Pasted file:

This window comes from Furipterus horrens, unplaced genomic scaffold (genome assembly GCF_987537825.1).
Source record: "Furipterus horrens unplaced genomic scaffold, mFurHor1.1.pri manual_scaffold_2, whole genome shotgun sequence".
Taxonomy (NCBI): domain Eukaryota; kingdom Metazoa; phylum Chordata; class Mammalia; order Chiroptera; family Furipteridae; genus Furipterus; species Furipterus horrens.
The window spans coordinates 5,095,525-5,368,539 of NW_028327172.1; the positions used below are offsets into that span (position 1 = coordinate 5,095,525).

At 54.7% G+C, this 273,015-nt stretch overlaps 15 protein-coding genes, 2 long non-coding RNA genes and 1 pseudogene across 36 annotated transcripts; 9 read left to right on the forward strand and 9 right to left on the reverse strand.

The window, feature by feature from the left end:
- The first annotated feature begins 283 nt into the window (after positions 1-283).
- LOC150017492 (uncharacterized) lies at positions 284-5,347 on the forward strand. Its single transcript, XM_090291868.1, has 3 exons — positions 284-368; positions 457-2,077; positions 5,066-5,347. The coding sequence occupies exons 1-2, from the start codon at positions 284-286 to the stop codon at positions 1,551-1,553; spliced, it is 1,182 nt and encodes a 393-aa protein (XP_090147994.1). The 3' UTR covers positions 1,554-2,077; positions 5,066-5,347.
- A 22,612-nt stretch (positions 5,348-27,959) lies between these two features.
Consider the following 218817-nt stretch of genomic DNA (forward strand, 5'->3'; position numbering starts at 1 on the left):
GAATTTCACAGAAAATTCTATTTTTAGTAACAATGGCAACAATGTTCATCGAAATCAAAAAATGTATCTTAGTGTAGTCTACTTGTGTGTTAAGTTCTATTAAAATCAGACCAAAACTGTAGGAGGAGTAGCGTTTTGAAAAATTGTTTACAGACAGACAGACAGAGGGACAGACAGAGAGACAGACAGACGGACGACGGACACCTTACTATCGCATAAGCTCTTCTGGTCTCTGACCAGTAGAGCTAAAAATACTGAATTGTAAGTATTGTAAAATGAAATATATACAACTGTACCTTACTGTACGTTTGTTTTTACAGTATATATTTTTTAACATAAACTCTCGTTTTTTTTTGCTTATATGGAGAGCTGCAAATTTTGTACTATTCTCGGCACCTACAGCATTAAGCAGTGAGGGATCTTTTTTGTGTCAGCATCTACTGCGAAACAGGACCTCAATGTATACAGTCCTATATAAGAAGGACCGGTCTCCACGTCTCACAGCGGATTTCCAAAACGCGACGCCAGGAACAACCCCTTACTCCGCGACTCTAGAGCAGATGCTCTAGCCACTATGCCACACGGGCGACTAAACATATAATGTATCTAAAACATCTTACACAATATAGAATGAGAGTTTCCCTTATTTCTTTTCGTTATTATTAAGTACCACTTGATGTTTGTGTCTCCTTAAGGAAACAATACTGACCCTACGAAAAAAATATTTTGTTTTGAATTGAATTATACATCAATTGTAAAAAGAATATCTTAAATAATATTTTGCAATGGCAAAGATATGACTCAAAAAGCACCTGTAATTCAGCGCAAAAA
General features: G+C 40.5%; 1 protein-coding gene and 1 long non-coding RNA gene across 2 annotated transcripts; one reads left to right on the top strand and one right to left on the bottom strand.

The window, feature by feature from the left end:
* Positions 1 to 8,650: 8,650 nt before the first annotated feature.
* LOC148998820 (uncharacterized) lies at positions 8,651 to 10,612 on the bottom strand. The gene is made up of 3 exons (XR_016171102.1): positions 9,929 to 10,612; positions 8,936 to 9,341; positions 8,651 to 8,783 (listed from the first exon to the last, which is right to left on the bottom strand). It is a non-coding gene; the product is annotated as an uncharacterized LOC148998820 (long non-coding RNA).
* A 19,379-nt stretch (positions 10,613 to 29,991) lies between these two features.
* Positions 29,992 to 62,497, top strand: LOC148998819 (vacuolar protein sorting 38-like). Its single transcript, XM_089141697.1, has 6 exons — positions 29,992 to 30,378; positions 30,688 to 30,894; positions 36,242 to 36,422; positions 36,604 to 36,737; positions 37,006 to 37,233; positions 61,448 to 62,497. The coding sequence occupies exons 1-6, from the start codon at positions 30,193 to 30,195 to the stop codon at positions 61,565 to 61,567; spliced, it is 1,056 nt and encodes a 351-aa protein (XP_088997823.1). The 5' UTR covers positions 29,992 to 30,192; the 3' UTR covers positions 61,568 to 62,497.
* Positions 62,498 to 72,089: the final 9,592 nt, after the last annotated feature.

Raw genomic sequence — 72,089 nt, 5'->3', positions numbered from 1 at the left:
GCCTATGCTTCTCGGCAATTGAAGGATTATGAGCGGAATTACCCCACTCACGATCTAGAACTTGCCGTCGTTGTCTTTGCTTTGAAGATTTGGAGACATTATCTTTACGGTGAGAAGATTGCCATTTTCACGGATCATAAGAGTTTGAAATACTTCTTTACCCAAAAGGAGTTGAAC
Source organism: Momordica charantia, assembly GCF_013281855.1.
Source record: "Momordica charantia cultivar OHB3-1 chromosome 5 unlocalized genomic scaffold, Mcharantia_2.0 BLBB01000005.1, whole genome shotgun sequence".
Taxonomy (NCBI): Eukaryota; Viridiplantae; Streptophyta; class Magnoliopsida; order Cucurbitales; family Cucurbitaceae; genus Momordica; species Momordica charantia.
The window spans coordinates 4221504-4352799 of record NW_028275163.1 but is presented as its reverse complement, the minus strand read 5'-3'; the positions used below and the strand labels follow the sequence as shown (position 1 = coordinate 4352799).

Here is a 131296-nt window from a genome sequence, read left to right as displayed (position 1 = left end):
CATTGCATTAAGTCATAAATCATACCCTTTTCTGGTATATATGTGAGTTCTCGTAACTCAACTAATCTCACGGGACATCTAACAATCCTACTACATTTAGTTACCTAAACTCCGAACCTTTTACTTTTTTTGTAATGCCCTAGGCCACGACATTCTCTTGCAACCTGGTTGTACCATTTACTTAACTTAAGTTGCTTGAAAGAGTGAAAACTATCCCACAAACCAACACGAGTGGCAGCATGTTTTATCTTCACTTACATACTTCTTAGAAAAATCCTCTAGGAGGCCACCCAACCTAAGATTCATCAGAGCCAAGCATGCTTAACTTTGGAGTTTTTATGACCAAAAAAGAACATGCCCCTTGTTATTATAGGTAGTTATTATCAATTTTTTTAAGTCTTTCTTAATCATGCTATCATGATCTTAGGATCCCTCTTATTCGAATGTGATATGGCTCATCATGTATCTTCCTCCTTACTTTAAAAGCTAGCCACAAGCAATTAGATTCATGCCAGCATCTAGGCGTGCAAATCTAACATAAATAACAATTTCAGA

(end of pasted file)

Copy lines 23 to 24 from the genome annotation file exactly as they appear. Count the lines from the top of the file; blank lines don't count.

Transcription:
Taxonomy (NCBI): Eukaryota; Viridiplantae; Streptophyta; class Magnoliopsida; order Cucurbitales; family Cucurbitaceae; genus Momordica; species Momordica charantia.
The window spans coordinates 4221504-4352799 of record NW_028275163.1 but is presented as its reverse complement, the minus strand read 5'-3'; the positions used below and the strand labels follow the sequence as shown (position 1 = coordinate 4352799).